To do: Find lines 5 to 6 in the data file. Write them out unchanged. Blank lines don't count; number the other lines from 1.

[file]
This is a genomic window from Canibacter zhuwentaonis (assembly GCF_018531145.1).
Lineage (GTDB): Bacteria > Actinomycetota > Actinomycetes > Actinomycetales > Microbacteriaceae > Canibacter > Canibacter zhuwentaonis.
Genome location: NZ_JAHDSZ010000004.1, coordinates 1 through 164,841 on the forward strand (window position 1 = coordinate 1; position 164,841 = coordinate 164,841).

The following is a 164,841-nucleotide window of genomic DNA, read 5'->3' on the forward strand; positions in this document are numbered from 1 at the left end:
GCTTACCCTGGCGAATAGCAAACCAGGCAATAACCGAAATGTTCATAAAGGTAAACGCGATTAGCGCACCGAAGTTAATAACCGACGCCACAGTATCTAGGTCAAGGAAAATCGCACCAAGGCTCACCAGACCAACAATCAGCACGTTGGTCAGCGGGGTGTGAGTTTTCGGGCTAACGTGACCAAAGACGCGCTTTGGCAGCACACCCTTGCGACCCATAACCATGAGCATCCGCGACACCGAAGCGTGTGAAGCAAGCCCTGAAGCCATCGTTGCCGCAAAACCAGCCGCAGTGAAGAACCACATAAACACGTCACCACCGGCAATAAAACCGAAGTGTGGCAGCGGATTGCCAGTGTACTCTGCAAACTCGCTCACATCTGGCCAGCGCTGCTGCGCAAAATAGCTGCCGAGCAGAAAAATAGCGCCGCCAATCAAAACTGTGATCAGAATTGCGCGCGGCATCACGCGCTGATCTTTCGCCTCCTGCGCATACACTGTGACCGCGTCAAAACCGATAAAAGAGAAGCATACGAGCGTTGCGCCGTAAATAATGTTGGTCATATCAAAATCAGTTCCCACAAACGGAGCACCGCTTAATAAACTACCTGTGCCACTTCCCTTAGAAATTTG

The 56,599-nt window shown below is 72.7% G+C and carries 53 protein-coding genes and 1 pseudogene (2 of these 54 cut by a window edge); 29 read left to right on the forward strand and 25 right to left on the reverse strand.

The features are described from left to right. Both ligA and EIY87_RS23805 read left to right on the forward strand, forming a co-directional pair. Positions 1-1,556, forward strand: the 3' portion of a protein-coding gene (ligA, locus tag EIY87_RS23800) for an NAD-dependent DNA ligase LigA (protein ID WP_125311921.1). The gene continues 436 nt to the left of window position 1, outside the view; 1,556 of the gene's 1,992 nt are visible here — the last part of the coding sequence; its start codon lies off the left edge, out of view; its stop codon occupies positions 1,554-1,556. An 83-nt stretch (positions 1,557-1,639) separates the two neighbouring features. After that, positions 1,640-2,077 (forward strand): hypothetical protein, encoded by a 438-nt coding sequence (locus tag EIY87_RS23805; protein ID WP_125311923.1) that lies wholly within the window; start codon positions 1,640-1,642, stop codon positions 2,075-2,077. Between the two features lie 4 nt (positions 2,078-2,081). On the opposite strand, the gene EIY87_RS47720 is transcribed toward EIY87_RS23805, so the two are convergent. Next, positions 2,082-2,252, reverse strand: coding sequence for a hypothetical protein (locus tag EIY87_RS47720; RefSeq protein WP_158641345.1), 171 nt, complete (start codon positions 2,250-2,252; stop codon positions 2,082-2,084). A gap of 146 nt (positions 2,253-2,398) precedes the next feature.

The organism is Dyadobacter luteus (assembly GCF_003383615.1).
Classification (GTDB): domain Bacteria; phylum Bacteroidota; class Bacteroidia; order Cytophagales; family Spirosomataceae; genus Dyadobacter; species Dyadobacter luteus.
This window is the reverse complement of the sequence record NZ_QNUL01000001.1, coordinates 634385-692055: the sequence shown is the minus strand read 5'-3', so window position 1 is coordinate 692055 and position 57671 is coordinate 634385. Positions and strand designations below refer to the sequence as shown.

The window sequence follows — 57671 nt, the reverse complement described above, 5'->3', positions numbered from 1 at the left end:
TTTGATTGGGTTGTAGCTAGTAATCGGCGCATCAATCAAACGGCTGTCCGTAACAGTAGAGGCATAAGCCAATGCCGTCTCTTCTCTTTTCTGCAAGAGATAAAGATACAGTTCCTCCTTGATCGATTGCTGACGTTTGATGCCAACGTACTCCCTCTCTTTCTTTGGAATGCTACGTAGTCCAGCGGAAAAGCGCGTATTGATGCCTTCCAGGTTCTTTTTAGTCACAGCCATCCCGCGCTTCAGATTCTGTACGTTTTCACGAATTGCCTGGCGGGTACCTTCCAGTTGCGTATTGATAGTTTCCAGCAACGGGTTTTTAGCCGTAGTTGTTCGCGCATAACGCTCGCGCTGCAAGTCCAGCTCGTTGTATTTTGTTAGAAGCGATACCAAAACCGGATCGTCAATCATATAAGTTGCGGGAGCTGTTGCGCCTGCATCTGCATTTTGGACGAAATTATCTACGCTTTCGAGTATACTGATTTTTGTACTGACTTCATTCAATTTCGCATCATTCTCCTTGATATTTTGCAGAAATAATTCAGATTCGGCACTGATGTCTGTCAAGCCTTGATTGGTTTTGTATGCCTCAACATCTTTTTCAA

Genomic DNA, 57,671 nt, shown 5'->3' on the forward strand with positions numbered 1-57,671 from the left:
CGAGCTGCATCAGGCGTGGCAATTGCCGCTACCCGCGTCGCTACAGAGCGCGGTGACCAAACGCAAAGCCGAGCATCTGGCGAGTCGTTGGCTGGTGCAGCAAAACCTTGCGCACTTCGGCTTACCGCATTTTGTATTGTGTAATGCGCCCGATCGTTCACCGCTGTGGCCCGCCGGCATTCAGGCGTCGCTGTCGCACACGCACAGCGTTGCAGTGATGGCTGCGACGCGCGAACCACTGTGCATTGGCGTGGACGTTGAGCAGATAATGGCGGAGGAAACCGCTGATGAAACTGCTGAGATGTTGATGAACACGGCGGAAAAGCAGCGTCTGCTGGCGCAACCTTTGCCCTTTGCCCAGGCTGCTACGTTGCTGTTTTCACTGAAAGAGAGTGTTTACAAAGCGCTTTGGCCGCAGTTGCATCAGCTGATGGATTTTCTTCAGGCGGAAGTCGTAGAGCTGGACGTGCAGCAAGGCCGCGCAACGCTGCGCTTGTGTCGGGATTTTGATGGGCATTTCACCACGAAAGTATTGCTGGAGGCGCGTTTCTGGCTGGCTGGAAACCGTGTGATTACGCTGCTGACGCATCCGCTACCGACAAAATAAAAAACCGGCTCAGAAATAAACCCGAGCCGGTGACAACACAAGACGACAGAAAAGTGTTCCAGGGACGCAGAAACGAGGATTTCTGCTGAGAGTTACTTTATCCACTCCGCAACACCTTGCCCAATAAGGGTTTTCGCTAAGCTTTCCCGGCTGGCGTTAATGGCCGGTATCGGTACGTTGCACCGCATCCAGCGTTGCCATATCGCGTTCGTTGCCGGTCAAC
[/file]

GCTTACCCTGGCGAATAGCAAACCAGGCAATAACCGAAATGTTCATAAAGGTAAACGCGATTAGCGCACCGAAGTTAATAACCGACGCCACAGTATCTAGGTCAAGGAAAATCGCACCAAGGCTCACCAGACCAACAATCAGCACGTTGGTCAGCGGGGTGTGAGTTTTCGGGCTAACGTGACCAAAGACGCGCTTTGGCAGCACACCCTTGCGACCCATAACCATGAGCATCCGCGACACCGAAGCGTGTGAAGCAAGCCCTGAAGCCATCGTTGCCGCAAAACCAGCCGCAGTGAAGAACCACATAAACACGTCACCACCGGCAATAAAACCGAAGTGTGGCAGCGGATTGCCAGTGTACTCTGCAAACTCGCTCACATCTGGCCAGCGCTGCTGCGCAAAATAGCTGCCGAGCAGAAAAATAGCGCCGCCAATCAAAACTGTGATCAGAATTGCGCGCGGCATCACGCGCTGATCTTTCGCCTCCTGCGCATACACTGTGACCGCGTCAAAACCGATAAAAGAGAAGCATACGAGCGTTGCGCCGTAAATAATGTTGGTCATATCAAAATCAGTTCCCACAAACGGAGCACCGCTTAATAAACTACCTGTGCCACTTCCCTTAGAAATTTG

The 56,599-nt window shown below is 72.7% G+C and carries 53 protein-coding genes and 1 pseudogene (2 of these 54 cut by a window edge); 29 read left to right on the forward strand and 25 right to left on the reverse strand.